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The Superior Benefits of Magnesium and the Whole Food Matrix

October 22, 2018 • 2 min read
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Magnesium (Mg) is an essential nutrient, participating in a variety of body functions and supporting multiple body systems.

Magnesium (Mg) is an essential nutrient, participating in a variety of body functions and supporting multiple body systems. Read on to identify magnesium’s key functions, understand the value of Mg supplementation in a whole food matrix, and get a glimpse of how Mg intake affects various human conditions.

Why is Mg so important? What systems does it support?

Mg is a …

  • Catalyst for many intracellular processes
  • Co-factor in more than 300 enzymes in the body1

Mg is vital for…

  • Supporting protein, DNA, and RNA synthesis
  • Supporting cell growth and reproduction
  • Energy storage and production
  • Stabilization of the cell membrane
  • Maintaining normal nerve and muscle function
  • Muscle contraction
  • Strong bones2

What are the benefits of the whole food matrix?

The Mg ion is very reactive and unstable. Supplementation with Mg in a whole food matrix mimics the way Mg is found in nature, bound to various organic and inorganic compounds such as other minerals, proteins, and peptides.

In what patient profiles should Mg be considered?

Individuals with gastrointestinal conditions affecting nutrient absorption would likely benefit from Mg supplementation. Additionally, individuals with inadequate dietary intake of fruit and vegetables or those taking medications that affect magnesium levels, such as diuretics, asthma medications, birth control pills, and proton pump inhibitors could benefit from Mg supplementation.

What are the signs of low Mg levels?

  • Mild headaches
  • Brain fog
  • Muscle twitches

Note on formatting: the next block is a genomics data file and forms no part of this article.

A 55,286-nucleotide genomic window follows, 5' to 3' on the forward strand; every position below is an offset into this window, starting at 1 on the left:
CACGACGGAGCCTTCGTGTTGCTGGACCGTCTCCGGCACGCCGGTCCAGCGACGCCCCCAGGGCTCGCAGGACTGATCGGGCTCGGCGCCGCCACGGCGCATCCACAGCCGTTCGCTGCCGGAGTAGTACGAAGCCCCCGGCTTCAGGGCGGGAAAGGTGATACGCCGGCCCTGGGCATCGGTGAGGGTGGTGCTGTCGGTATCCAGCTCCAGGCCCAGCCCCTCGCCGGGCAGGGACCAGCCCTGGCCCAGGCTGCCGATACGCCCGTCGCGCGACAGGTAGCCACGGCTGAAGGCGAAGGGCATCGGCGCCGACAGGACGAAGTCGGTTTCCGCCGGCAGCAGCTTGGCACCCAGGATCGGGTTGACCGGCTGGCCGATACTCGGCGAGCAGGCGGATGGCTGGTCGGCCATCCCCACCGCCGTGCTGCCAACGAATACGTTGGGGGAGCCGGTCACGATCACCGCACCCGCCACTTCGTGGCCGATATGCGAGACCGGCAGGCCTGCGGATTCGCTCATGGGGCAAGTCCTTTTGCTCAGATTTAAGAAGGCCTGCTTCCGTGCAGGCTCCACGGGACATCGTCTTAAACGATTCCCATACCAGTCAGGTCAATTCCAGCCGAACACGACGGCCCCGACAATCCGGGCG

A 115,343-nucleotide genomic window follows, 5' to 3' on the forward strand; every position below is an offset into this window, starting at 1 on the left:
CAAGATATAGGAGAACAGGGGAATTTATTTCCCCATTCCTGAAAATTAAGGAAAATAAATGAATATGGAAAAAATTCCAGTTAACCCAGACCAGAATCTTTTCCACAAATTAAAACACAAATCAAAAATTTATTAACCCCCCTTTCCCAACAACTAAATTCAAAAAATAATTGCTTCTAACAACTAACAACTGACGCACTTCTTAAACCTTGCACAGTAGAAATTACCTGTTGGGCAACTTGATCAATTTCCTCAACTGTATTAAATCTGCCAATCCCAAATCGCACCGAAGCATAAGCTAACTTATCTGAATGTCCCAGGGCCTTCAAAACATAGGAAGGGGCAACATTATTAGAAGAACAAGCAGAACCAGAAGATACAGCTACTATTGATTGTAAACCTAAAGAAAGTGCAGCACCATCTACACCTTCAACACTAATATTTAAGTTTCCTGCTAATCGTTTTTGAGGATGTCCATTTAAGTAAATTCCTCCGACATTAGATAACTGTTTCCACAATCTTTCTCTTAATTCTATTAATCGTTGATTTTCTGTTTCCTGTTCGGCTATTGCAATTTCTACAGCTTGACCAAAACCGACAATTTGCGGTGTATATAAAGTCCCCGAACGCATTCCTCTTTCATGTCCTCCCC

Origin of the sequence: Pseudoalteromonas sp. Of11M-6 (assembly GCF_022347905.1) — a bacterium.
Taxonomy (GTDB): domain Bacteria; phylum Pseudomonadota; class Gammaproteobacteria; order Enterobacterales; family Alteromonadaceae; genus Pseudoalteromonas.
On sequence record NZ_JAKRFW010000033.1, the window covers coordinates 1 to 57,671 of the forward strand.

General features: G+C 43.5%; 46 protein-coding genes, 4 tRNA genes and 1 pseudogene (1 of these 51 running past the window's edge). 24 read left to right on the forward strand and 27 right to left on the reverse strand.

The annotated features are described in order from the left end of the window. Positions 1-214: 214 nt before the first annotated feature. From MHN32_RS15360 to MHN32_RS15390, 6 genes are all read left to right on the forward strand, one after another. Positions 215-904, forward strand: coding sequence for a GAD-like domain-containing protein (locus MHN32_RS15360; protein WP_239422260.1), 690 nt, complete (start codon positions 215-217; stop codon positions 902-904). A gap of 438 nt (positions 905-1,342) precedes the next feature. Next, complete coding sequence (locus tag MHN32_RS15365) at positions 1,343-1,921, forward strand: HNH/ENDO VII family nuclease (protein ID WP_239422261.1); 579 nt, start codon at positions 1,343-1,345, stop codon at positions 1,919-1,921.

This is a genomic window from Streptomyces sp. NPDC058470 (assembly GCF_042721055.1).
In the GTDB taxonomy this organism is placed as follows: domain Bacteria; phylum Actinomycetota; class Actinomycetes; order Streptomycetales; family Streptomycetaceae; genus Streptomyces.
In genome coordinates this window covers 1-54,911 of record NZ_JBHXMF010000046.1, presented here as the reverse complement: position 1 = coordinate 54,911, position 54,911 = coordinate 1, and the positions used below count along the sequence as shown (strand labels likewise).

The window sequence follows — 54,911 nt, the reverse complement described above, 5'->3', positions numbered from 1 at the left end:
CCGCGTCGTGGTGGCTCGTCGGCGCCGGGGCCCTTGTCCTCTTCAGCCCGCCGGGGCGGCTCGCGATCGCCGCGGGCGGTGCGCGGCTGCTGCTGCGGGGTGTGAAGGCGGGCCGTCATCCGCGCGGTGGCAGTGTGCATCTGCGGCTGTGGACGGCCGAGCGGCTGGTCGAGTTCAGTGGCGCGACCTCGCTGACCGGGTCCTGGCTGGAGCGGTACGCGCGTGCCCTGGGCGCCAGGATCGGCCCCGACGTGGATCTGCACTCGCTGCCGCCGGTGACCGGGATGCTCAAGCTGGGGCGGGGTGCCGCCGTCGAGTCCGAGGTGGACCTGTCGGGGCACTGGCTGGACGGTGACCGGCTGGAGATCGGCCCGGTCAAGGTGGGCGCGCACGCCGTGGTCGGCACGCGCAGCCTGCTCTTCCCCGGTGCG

• Tremors
  • Cramps
  • Glucose management
  • Mood change
  • Muscle weakness
  • Fatigue

How is Mg associated with stress and the autonomic nervous system?

Mg downregulates the activity of the sympathetic nervous system and controls the fight or flight response during stressful episodes.3,5 It relaxes the nervous system and allows the parasympathetic nervous system to function properly, restore homeostasis, and minimize the deleterious effect of stress on the body. Mg also decreases the release of adrenocorticotropic hormone (ACTH) and induces partial suppression of HPA-axis activity.3,4

Why does form matter?

All forms of Mg are useful, but different forms have different absorption profiles. The absorption of different Mg forms is dependent on the health of the gastrointestinal tract.

Selection of Mg form should be based on condition-specific information. This is because ligands in an Mg complex (glycine, citric acid, taurine, etc.) have different benefits for patients with specific medical conditions.

The major interest in Mg appears mostly associated to central nervous system (CNS) support, meaning Mg affects conditions like stress, mood, anxiety, and nervous system function. Thus, form matters.

Learn more.


Did you like this article?

  1. Grober, U., Schmidt, J., Kisters, K. (2015, September 23). Magnesium in prevention and therapy. Nutrients; 7(9):8199-8226.
  2. Volpe, S.L. (2013, May 1). Magnesium in disease prevention and overall health. Adv Nutr;4(3):378S-383S.
  3. Murasato, Y., Harada, Y., Ikeda, M., Nakashima, Y., & Hayashida, Y. (1999). Effect of magnesium deficiency on autonomic circulatory regulation in conscious rats. Hypertension; 34(2):247-52.
  4. Murck, H. (2002). Magnesium and affective disorders. Nutritional Neuroscience. 5:375-­‐89.
  5. Vink, R., & Nechifor, M. (Eds.) (2011). Magnesium in the central nervous system. The University of Adelaide Press. doi:10.1017/UPO9780987073051

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